Guys, stick to the discussion on the company and sector. If anyone’s buying or selling decisions affects your own buy/sell decisions, then go back to the basics and re-invent your investment thesis.
Fellow members I’ve a genuine query.
If this isn’t the appropriate thread for posting this question please guide me to the right one.
In my myopic view the major factor for home loan selection is the interest rate.
Is there any other factor/s that play crucial roles.
If it’s only the interest rate that matters the company offering cheapest rates will emerge victorious,right?
Yet again, if this is the wrong thread to post this question please guide me.
The way moderators wipe off messages looks excessive to me. Would post less, so that I do not end up increasing their work.
there are many factors… ease of getting loan, documentation required, willingness to give loans, location, turnaround times… apart from marketing and sales.
Also, I do not think every consumer is aware enough of the interest rates offered by all.
Interest rate is the main factor. However flexibility can be a consideration as well. For example Bajaj Finance gives you a loan account to which you can transfer excess cash you have and reduce the interest payment, you can then transfer the money back to your bank account if you need it say after a couple of months. It is more like a Overdraft loan at the interest rate of a mortgage.All this is done online. Again does your HFC allow you to make pre-payments online or do you have to visit a branch? How fast is the processing and disbursal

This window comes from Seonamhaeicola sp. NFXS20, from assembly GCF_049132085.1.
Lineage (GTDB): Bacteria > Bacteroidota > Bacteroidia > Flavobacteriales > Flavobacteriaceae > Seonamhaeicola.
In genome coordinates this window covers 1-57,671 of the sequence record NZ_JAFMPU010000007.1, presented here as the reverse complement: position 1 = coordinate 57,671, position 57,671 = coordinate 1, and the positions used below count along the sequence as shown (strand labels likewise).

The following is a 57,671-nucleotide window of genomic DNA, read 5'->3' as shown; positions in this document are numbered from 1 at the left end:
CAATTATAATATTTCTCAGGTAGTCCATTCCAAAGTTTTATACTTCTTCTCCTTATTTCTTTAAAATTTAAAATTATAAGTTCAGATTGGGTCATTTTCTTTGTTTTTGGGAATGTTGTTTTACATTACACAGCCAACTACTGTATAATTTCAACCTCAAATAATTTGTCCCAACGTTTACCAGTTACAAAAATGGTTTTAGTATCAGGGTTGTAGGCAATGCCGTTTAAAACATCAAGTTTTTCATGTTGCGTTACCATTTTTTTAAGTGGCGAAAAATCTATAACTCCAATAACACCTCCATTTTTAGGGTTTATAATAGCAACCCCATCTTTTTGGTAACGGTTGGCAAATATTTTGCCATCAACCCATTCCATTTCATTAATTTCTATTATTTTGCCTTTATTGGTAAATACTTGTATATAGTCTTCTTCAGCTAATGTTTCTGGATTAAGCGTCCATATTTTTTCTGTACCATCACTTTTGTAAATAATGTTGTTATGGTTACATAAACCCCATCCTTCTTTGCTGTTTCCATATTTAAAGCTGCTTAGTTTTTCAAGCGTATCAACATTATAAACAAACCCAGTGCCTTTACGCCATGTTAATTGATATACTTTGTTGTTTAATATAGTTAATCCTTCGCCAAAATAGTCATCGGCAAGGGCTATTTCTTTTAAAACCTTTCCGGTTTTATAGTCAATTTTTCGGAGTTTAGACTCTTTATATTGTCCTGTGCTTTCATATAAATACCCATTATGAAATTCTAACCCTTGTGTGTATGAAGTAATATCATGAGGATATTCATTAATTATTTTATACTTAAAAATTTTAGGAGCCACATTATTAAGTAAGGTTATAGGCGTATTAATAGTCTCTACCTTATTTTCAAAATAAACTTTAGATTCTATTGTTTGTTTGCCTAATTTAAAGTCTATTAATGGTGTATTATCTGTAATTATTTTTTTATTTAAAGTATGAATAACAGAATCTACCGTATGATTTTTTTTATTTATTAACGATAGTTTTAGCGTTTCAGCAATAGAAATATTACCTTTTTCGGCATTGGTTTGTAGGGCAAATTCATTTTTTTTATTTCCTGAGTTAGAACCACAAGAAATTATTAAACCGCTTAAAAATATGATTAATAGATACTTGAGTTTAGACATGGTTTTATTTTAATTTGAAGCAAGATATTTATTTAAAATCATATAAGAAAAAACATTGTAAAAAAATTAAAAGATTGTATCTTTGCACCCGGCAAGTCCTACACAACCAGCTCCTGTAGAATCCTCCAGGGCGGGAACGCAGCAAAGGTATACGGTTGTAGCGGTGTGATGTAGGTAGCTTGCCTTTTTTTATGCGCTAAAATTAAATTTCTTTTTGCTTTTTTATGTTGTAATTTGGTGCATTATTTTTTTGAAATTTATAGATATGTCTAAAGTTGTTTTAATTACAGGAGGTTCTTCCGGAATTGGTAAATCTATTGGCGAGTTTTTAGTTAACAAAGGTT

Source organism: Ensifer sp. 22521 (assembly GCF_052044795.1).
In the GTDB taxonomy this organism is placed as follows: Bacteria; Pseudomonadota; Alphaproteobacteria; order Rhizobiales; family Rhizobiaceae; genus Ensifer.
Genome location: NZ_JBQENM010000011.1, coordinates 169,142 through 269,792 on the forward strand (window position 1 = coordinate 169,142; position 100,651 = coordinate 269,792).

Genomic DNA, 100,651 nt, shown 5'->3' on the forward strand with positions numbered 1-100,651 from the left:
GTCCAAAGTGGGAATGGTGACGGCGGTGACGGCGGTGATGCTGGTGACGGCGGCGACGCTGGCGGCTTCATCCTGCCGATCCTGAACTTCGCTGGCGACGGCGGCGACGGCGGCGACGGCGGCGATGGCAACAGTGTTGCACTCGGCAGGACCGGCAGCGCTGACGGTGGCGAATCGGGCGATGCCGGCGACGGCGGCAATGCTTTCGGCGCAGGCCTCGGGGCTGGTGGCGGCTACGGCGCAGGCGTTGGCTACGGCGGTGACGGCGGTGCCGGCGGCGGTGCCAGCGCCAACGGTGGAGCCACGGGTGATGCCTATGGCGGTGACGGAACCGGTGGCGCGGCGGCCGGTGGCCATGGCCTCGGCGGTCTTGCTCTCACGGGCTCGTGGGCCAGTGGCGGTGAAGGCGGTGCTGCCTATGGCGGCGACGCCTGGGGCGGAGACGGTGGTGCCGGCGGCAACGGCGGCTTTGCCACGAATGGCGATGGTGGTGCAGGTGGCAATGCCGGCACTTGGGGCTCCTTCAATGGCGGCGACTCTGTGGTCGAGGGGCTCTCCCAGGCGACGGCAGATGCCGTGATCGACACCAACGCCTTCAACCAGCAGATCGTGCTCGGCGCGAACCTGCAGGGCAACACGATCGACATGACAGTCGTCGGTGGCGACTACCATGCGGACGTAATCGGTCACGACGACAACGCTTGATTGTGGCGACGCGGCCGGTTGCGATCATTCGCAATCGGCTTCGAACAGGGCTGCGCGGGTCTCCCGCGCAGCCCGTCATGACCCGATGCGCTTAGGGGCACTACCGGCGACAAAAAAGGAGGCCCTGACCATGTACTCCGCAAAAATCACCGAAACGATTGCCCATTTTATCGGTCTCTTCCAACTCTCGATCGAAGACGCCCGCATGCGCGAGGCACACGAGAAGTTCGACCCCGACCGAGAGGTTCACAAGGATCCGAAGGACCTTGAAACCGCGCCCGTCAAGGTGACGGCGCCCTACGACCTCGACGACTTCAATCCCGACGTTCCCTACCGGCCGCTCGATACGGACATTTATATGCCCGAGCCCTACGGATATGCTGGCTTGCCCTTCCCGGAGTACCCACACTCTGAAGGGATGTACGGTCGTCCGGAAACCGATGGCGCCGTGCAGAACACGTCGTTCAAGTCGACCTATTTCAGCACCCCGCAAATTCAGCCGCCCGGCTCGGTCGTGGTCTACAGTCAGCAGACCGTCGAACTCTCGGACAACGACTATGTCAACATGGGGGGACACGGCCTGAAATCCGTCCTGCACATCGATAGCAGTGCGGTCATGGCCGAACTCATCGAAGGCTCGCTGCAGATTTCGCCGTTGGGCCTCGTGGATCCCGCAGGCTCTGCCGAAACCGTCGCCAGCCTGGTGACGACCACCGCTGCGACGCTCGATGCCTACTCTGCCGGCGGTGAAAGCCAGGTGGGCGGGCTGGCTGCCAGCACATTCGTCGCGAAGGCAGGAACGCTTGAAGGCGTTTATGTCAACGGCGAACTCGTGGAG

When I did my one and only home loan process in addition to the interest rate, I was more concerned about the safety of any document which I submit to the lender. There were stories of one PSU bank and another private sector bank mis-handling the documents leading to the loss of papers. I did not want to end up in such a trouble and went for HDFC considering the trust I had in them.
Secondly, the service quality also matters and the ability to connect with the institution and get certain exceptions when you really require them would create a good impression. Most of the time, people will go to a lender based on what their friends, family members or advisors recommend based on their experience.
Many thanks for the responses.
The factors that play a crucial role in lender selection in no particular order
2) Willingness to lend
3) Customer service
4) Document safety
I’m of the understanding that leading lenders are inundated with creditworthy applications. Hence, they can be choosy.
Those who don’t meet the requirements of top lenders may opt for NBFCs who may not be as stringent because they desire to expand their loan book. Currently, around 80% of the lending is done by 5 leading HFCs and they’ve done fairly well at curbing NPAs.
Now, there can only be so many truly credit worthy applicants. As the country grows, youth are inducted in the work force very few people will earn enough money to be able to meet the expectations of the elite housing finance companies.
So, either top HFCs will dilute their requirements, increasing risk for loan going bad. Or the demand for NBFCs will go up.
And, there’s a higher risk of bad loans.
Or lending institutions refuse to lend to borrowers with questionable profiles. This in turn will adversely impact the housing sector.
Hence, in my humble opinion, creation of good quality jobs and enterprises is key to flourishing of this sector.
If quality job creation doesn’t occur lending may not reduce but the quality of loan book will without a doubt deteriorate, significantly.
What you are saying is against the consensus. I am pasting BCG’s population segregation based on income for India.